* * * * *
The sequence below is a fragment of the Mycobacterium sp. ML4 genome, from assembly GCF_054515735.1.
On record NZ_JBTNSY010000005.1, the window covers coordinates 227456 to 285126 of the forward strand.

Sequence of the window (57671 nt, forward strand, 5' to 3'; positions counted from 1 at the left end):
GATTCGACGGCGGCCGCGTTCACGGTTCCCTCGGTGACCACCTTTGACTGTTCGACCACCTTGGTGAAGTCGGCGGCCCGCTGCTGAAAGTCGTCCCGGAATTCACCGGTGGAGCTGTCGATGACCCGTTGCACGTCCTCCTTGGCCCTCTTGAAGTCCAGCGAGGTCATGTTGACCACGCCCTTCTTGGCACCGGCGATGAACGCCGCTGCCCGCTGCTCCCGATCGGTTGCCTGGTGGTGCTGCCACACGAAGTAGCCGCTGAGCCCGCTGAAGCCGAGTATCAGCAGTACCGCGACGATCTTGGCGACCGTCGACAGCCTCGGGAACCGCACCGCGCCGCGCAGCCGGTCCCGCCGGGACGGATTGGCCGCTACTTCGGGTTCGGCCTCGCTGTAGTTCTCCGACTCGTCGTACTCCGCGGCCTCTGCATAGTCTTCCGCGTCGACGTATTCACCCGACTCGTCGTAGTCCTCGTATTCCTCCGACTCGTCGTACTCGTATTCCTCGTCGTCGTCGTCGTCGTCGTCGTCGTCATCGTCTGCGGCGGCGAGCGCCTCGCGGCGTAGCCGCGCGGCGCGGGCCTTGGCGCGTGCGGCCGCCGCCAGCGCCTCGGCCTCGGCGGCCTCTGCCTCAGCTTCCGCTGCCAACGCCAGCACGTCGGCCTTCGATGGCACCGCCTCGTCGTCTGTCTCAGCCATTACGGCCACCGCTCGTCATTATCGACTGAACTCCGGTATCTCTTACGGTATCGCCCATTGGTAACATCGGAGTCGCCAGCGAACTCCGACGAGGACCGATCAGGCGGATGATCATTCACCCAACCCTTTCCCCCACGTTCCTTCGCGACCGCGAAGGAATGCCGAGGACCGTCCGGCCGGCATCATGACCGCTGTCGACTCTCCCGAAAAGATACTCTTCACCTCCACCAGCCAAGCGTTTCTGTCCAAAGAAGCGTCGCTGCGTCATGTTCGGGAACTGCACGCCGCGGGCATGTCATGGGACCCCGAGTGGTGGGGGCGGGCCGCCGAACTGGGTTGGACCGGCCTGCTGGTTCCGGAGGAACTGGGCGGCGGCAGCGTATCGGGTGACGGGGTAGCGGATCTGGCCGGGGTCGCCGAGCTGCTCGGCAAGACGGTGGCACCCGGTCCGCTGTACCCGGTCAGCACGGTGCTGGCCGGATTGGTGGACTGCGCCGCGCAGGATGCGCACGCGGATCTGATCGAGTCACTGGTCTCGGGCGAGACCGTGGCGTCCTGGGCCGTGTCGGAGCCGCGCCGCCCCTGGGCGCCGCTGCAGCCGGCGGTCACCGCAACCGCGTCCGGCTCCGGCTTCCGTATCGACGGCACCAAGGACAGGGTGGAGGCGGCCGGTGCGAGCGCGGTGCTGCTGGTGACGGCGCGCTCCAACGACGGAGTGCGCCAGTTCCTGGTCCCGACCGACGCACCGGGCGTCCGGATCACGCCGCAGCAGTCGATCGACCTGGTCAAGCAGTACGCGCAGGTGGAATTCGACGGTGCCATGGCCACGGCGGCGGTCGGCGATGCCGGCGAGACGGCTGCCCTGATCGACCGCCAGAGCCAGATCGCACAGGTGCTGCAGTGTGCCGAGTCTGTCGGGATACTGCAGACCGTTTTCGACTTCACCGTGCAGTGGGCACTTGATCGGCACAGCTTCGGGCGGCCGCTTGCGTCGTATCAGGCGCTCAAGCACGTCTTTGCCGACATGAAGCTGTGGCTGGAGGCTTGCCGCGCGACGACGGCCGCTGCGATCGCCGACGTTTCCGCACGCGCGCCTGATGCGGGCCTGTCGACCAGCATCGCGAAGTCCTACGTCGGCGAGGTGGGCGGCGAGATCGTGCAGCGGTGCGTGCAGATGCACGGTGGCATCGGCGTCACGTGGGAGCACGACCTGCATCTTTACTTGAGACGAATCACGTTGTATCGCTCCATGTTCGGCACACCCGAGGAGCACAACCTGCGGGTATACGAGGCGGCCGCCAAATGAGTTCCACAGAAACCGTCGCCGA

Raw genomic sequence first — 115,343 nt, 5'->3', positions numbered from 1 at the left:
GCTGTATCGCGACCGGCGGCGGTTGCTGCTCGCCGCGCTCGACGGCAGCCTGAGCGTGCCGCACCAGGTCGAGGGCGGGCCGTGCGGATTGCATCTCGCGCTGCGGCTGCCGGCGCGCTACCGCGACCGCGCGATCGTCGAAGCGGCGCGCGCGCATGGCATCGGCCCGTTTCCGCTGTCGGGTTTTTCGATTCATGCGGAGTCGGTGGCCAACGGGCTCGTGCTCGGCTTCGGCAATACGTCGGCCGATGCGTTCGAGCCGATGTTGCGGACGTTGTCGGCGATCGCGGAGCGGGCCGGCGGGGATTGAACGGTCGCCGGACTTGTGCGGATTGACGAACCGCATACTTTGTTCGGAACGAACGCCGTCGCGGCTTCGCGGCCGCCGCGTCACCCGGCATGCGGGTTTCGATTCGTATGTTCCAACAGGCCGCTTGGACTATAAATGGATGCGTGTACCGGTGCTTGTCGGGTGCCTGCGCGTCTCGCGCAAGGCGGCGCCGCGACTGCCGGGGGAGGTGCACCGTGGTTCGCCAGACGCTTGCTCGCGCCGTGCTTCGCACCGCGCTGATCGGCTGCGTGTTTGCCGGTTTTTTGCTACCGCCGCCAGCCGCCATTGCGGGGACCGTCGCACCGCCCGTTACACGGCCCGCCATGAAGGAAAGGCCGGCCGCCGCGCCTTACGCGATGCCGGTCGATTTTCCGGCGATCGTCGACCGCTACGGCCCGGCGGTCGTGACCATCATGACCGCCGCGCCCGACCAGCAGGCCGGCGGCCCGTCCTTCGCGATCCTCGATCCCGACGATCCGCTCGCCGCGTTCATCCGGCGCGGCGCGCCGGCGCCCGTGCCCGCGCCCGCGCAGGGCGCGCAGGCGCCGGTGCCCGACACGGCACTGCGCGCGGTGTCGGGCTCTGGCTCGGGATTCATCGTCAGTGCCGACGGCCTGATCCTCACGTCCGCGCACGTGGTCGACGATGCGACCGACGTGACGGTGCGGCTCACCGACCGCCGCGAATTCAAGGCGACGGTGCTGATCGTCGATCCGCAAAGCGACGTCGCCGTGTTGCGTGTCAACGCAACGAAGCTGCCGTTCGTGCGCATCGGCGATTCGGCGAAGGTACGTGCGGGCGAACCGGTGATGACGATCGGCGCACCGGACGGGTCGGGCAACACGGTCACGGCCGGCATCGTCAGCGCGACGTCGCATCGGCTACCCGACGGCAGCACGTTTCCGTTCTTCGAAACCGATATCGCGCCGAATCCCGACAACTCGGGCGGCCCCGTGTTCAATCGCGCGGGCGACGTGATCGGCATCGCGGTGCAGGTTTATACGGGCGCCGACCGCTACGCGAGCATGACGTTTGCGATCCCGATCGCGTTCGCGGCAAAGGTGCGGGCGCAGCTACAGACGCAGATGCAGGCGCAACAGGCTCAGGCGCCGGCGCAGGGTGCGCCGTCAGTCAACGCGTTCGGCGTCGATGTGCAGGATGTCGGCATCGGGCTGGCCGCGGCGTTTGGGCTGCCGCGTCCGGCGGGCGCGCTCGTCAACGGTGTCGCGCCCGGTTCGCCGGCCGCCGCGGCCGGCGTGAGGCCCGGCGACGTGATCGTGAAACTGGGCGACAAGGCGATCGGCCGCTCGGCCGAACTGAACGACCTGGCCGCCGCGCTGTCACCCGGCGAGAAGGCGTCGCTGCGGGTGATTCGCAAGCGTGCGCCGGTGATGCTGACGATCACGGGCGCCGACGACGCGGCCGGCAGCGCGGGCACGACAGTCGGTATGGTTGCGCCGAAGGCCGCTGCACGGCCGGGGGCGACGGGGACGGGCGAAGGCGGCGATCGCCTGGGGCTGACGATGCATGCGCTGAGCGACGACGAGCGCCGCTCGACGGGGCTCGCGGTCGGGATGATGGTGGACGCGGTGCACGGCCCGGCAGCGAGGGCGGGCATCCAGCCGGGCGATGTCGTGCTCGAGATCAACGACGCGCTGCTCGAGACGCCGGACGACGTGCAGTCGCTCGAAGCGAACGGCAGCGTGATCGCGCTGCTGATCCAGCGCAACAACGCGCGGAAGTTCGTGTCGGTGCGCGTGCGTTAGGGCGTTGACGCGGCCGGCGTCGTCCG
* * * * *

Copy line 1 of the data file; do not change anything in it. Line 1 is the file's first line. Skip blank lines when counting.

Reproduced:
The sequence below is a fragment of the Mycobacterium sp. ML4 genome, from assembly GCF_054515735.1.